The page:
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November 14, 2006

Secretary Robert Golledge Executive Office of Environmental Affairs, MEPA Office 100 Cambridge Street, Suite 900 Boston, MA 02114 Kristin Donovan Boston Redevelopment Authority Boston City Hall Boston, MA 02201 RE: Comments on Expanded Environmental Notification Form and Project Notification Form for 585 Commercial Street in Boston. EOEA # 13894 Dear Mr. Golledge and Ms. Donovan: WalkBoston appreciates the opportunity to comment on the Expanded Environmental Notification Form and Project Notification Form for 585 Commercial Street in Boston. We are commenting because of concerns about pedestrian issues associated with this project. This proposal is positive for pedestrians to the extent that it improves the harborfront and provides access directly through the building itself for access to the harbor walkways. It proposes enhancements and includes new areas dedicated as open space along the harbor front. It also proposes construction of two new portions of the HarborWalk: the route of the HarborWalk directly adjacent to the property, and a second area where the proponent has volunteered to construct a segment of the HarborWalk along the Puopolo Playground adjacent to the harbor. Proposals for the building’s uses and the land areas along the harbor front are very useful. However, on the landside portions of the project site, pedestrian access has not been well served. Our questions and suggestions deal principally with the Commercial Street side of the site, as follows: - There is inconsistency among the traffic figures in the document, and these differences have an impact on the pedestrian experience. - Street-side access to the building is dominated by a large vehicular drive and garage ramps - despite the assertion by the document that the vast majority of trips to and from the building will be by pedestrians. - The building does not meet the street edge as an element of the urban and pedestrian streetscape: rather it is set back from the street and will present a passive, autodominated face to the street. We request that the following issues be addressed by the proponent in subsequent filings:

1. Vehicular Traffic and Pedestrian Access to the Site •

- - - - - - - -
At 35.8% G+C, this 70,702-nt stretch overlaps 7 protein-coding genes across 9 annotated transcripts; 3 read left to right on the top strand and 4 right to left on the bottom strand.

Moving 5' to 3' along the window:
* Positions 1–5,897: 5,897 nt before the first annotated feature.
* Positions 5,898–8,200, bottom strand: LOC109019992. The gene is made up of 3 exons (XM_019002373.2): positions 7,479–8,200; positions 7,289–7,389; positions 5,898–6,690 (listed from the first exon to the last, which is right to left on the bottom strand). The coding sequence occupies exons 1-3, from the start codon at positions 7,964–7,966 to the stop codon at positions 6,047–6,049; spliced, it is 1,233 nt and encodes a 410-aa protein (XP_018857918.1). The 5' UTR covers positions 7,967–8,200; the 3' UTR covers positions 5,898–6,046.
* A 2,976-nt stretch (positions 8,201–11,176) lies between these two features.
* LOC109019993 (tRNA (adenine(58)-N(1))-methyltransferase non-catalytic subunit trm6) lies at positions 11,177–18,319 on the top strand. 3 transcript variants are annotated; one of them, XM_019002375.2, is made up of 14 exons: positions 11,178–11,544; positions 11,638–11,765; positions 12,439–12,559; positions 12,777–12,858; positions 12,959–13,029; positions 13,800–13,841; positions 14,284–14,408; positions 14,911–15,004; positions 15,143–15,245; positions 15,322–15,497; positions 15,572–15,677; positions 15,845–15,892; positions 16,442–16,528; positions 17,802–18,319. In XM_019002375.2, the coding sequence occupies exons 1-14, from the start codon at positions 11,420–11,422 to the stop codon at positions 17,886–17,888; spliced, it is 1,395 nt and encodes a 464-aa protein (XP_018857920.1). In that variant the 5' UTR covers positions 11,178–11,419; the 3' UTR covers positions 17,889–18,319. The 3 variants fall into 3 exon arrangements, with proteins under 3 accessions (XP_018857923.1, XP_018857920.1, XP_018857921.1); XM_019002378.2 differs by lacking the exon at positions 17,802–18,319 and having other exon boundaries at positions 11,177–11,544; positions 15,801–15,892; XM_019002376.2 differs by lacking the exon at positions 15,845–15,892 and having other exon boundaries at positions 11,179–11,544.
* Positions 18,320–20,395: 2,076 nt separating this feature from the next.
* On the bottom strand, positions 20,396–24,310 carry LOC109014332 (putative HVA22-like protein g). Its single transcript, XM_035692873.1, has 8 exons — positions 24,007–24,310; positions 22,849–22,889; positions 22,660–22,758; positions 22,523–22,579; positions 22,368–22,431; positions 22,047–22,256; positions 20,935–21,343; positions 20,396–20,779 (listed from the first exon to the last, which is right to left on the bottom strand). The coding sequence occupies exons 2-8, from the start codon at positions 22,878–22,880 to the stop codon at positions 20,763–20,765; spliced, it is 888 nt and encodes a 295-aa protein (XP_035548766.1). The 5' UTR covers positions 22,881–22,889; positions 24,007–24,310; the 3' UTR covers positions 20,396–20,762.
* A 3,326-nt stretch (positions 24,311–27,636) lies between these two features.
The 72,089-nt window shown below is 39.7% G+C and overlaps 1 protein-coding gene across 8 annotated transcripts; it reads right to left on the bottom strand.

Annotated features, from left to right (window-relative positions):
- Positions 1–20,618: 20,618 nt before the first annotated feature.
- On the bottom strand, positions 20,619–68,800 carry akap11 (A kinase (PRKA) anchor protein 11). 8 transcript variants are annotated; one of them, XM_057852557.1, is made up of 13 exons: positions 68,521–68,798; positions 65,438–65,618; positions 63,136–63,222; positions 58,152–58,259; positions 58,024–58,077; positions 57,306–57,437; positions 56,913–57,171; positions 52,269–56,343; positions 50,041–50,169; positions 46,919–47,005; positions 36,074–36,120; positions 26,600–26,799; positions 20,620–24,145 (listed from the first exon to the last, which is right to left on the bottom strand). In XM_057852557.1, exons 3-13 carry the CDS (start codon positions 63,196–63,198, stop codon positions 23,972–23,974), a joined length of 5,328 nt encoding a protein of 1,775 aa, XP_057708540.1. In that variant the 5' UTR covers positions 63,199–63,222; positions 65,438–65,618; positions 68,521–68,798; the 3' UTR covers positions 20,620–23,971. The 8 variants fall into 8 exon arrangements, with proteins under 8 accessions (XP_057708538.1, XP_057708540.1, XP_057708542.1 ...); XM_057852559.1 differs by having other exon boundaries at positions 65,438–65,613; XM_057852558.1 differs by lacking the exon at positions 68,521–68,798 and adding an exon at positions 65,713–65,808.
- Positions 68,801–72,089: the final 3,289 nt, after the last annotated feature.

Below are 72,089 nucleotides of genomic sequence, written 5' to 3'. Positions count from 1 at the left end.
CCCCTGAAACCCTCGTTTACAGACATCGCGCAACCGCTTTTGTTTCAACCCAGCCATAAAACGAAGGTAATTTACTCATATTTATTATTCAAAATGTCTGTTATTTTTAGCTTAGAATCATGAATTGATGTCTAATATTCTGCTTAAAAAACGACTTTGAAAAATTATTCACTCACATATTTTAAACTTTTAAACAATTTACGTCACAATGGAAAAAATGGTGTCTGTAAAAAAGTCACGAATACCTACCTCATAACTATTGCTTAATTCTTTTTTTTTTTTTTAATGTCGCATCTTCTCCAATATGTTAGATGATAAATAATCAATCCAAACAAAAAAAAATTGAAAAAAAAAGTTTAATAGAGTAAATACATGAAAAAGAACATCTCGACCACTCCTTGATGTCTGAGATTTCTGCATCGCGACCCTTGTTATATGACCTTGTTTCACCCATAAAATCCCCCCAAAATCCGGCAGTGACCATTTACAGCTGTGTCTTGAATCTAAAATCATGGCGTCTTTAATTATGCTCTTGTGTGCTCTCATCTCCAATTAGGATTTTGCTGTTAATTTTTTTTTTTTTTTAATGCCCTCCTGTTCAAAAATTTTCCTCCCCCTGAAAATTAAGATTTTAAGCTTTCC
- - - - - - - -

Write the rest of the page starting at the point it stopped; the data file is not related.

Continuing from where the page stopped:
Vehicles are not the principal mode of access by inhabitants to this site. According to the document’s modal split analysis, it is pedestrian or transit access that will be paramount. The proposal’s modal split analysis projects daily vehicle trips to the site as only 13% of the total trips. Eighty-seven percent of the total trips are made by pedestrians: 427 walking trips from the building plus 183 for transit (also involving walking, of course), for a total of 610 total daily trips on foot. Table 5-4 is titled “Summary of Proposed Project-Generated Vehicular Trips” and shows total project vehicle trips at 297/day. Table 5-5 shows “Net New Project Trips” at 175 new vehicular trips. The ENF form indicates that the project will generate a total of 1,002 trips per day (with a net change of +630). Which of these figures are correct? They paint very different pictures of the project. The project includes a parking garage with 135 spaces that will serve only 62 units. Is the extra parking intended to serve commercial uses in the building? If so, how will the parking be managed and priced to discourage vehicle trips?

2. Access to the Site •

As a residential and commercial development in an urban setting, this building should receive its residents and visitors from the street, with pick-up and drop-off from the curb lane. Access to the building garage should be via a narrow two-lane driveway that provides access to ramps that are largely enclosed within the building. Many elements of the site design are more suggestive of a suburban car-dominated environment than of the North End/Waterfront of Boston. - The “grand entry drive” (as described in the document) to and from Commercial Street includes a 40-foot wide curb cut into the street. This break is very wide – as wide as a 4-lane street – and will pose dangers for pedestrians crossing it. The driveway devotes significantly more space to vehicle access than is appropriate for the site. - The entrance to the proposed structure is defined by the vehicle circle in front of it. For a building where the principal access will not be by vehicles, this gives excessive emphasis to cars. - Taxi use is promoted by direct vehicular service for riders that use the vehicle circle. However, taxis are a small proportion of all trips; they should pick up or drop off fares at the curb, removing one more reason for the extensive space devoted to vehicular access. - An awning could provide a covered walkway between the curb and the front door of the building (as is provided by many other residential, restaurant and hotel uses in the city). Will all service access (including deliveries, dumpsters and recycling) be provided within the garage?


3. The Pedestrian Streetscape •